Story of the World, Vol. 3, Chapter 6

Posted on

The last time I blogged about Story of the World and our adventures in history was in October. That does not mean we have done done history. In fact, today we covered chapter 34. I suppose you can say I’m a bit behind in blogging about SOTW. My apologies. I will do my best to recount our efforts and catch up in the next couple of months.

Chapter 6 dealt with new colonies in the new world: Plymouth Plantation and New Amsterdam. For our craft, we made cornbread based on the recipe provided in the Activity Book – an original Wampanoag recipe with modern ingredients.

Wampanoag Cornbread

Wampanoag Cornbread

I modified the recipe a bit: soy milk instead of “milk,” vegetarian margarine (we like Smart Balance) instead of “margarine,” and honey instead of sugar. The one egg needed in the recipe can be replaced with Egg Replacer, of course. Even with all the substitutions, the cornbread came out well and everybody enjoyed it. I made some vegetarian chili and a cabbage salad and that was our lunch.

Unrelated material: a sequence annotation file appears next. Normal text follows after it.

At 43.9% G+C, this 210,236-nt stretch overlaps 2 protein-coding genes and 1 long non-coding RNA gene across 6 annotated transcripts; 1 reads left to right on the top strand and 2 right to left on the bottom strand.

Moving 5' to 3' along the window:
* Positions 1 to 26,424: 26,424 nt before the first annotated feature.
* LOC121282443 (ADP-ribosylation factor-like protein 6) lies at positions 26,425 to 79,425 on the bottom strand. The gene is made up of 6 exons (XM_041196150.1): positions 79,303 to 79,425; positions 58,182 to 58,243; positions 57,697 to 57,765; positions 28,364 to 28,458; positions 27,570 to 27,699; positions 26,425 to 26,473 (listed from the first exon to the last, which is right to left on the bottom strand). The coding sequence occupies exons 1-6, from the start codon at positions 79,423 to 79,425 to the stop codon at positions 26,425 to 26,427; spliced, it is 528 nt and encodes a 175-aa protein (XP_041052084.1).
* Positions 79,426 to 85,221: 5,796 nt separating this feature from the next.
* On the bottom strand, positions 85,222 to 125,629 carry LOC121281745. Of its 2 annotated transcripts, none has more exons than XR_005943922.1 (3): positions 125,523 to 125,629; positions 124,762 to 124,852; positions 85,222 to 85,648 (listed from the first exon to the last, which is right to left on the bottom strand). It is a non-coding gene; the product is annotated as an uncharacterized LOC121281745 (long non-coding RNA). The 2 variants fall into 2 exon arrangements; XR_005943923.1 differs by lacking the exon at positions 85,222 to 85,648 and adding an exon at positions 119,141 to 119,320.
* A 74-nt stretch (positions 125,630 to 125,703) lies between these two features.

The kids loved to hear the story of The Mayflower all over again. We have covered it every year around Thanksgiving and they remembered some bits. The thing is, I don’t harp so much on dates and details. Maybe I should. The way I learned history was dry and fact-oriented and I want them to get into history through the avenue of a story.

Continue reading »

I had good history teachers, but the way they taught us was via a textbook. Here are the five reasons why the peasant revolts happened in 1907; memorize the years when King Stephen the Great reigned; now list the seven outcomes of World War II. I never understood why people got interested in history. What was the big deal?

Cornbread in pan

Cornbread in pan

Well, now that I am older, I look at history differently – as a story. I think that Susan Wise Bauer inspired me in that way, but I grew into this experience organically, through my fascination with royalty and by watching period dramas like ‘Downton Abbey’ and, more recently, ‘Victoria.’

You get the story and then you start asking questions about the people, the times, the inventions, and the government of the era. You get answers by Googling, by looking things up in a history encyclopedia, by listening to music from that time, by buying a history magazine etc. And then you know more about what happened and why. You discover you love history because it is so fascinating to hang on to the story.

That’s my strategy with the kids and I think it works because my son declares he loves history. My daughter – not so much, but she is still young. When my son was my daughter’s age, he was OK with history, but he would not declare his love for it.